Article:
Page:Popular Science Monthly Volume 46.djvu/664

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St. Stephen's Church in Philadelphia, and Mr. Adam Geibel, composer and organist of the Baptist Temple at Broad and Berks Streets, Philadelphia, and of the John B. Stetson Chapel, at Fourth and Columbia Avenues in the same city.

Prescott the historian and Huber the naturalist were both blind.

The following remarkable instances of deaf persons, many of them congenitally so, who are practicing professions, and depending entirely upon lip-reading for their understanding of conversation, was prepared by a gentleman connected with an institution for the deaf, whose name I am not at liberty to give.

A Columbus paper has published some accounts of the stone-deaf Ohio lawyer, in full practice, who depends absolutely upon lip-reading, and who has tried cases in Columbus courts. For twelve years now, Mr. N. B. Lutes, of Tiffin, Ohio, has depended entirely upon lip-reading to do all that any lawyer does for his clients in court and in every phase of the practice of the law.

The latest issue of the Missouri Deaf-Mute Record gives an account of a lady who reads the lips of ministers and public speakers. Mr. Alexander Hunter, of the United States Land Office, in Washington, D. C, is "deaf as an adder." Though far from perfect in lip-reading, he has read one hundred and fifty words "given out" from the dictionary without making a mistake. He has read the lips of Beecher and Booth almost faultlessly, and has greatly enjoyed pulpit and platform orators and some of the great actors, the chief drawback in reading their lips being the shifting of their positions on the stage, so that their lips were at times invisible.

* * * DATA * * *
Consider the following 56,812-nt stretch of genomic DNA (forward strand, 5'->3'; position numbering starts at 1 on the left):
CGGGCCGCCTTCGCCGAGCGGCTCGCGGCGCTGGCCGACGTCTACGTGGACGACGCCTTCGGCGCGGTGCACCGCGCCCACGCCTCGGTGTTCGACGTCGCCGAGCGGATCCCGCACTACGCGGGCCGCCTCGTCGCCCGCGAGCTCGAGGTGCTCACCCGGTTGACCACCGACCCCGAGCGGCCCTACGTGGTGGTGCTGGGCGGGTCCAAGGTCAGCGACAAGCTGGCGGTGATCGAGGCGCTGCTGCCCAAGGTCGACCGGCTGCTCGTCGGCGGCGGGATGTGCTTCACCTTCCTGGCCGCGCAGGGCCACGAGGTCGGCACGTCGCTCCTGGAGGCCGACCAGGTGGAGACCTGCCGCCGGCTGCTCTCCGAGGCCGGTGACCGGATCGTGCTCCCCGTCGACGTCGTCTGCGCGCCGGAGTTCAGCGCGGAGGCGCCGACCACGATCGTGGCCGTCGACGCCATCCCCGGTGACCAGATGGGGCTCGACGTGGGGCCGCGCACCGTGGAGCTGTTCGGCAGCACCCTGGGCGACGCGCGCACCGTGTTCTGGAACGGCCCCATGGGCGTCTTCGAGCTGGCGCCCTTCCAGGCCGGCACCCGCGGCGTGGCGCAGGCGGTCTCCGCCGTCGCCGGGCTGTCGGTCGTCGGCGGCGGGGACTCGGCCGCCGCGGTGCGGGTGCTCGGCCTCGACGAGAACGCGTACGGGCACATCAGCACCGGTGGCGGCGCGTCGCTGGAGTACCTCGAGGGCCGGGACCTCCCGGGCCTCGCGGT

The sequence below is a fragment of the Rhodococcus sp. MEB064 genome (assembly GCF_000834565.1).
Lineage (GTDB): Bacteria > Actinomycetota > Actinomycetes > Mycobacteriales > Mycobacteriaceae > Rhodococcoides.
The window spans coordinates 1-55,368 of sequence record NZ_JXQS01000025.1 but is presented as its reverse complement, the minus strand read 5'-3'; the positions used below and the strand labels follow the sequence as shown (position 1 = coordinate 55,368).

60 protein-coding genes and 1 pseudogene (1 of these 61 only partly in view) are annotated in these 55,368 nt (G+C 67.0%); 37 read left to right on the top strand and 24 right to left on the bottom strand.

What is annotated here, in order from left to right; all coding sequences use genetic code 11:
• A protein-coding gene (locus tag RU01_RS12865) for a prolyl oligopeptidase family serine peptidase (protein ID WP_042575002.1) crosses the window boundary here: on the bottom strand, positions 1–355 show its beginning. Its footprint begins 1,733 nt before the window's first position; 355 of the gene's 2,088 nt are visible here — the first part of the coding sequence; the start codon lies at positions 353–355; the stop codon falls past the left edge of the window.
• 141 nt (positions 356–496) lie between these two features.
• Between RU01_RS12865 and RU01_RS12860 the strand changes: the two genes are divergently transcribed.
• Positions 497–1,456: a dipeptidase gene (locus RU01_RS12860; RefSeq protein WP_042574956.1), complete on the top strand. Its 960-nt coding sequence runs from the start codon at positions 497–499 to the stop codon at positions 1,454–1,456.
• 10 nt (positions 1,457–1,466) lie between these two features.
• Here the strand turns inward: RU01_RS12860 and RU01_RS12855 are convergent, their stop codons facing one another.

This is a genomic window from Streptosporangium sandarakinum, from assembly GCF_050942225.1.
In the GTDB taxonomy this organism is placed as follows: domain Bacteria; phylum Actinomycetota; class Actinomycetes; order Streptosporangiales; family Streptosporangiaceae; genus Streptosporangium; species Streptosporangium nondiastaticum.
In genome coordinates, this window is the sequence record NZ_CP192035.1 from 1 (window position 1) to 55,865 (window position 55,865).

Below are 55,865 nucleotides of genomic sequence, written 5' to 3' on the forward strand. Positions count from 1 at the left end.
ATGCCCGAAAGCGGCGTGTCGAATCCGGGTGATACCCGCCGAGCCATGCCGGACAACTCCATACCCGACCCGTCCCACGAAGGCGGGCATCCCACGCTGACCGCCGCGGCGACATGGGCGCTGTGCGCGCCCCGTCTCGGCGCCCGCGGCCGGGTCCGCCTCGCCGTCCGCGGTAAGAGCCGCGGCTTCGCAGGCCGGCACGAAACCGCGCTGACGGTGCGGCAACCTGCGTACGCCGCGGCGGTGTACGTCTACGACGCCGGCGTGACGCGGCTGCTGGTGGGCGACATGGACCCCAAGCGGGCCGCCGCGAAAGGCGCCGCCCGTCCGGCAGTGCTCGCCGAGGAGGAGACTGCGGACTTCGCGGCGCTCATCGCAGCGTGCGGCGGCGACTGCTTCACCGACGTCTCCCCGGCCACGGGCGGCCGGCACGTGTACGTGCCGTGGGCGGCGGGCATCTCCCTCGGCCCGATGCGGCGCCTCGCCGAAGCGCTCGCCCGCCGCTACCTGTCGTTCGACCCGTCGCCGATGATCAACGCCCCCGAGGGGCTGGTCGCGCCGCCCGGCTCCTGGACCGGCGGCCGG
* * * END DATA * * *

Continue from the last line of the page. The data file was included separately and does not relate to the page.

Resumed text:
Mitchell, the chemist, an examiner in the United States Patent Office, graduated from the Clarke Institute, Northampton, Mass., and, though a poor lip-reader, graduated from the Worcester (Mass.) Polytechnic School as an analytical chemist.

For many years a totally deaf man has occupied a place in the United States Civil Service, receiving his first appointment on the strength of admirable papers in the civil-service examination. Notwithstanding his infirmity, thanks to his lip-reading, he took the regular course at a great university, recited with his classmates, attended lectures, and secured his degree. I doubt if president or professors knew that he was a deaf man. Certainly some of his classmates did not know it. For business reasons his deafness is kept secret, and a keen newspaper man went through the office in which he was employed a few years ago in search of a deaf clerk, and failed to find such a man or any one who knew of the existence of such a case in that department.

This, of course, is an extraordinary case, but probably none more so than that of Miss Salter (see Annals of Volta Institute,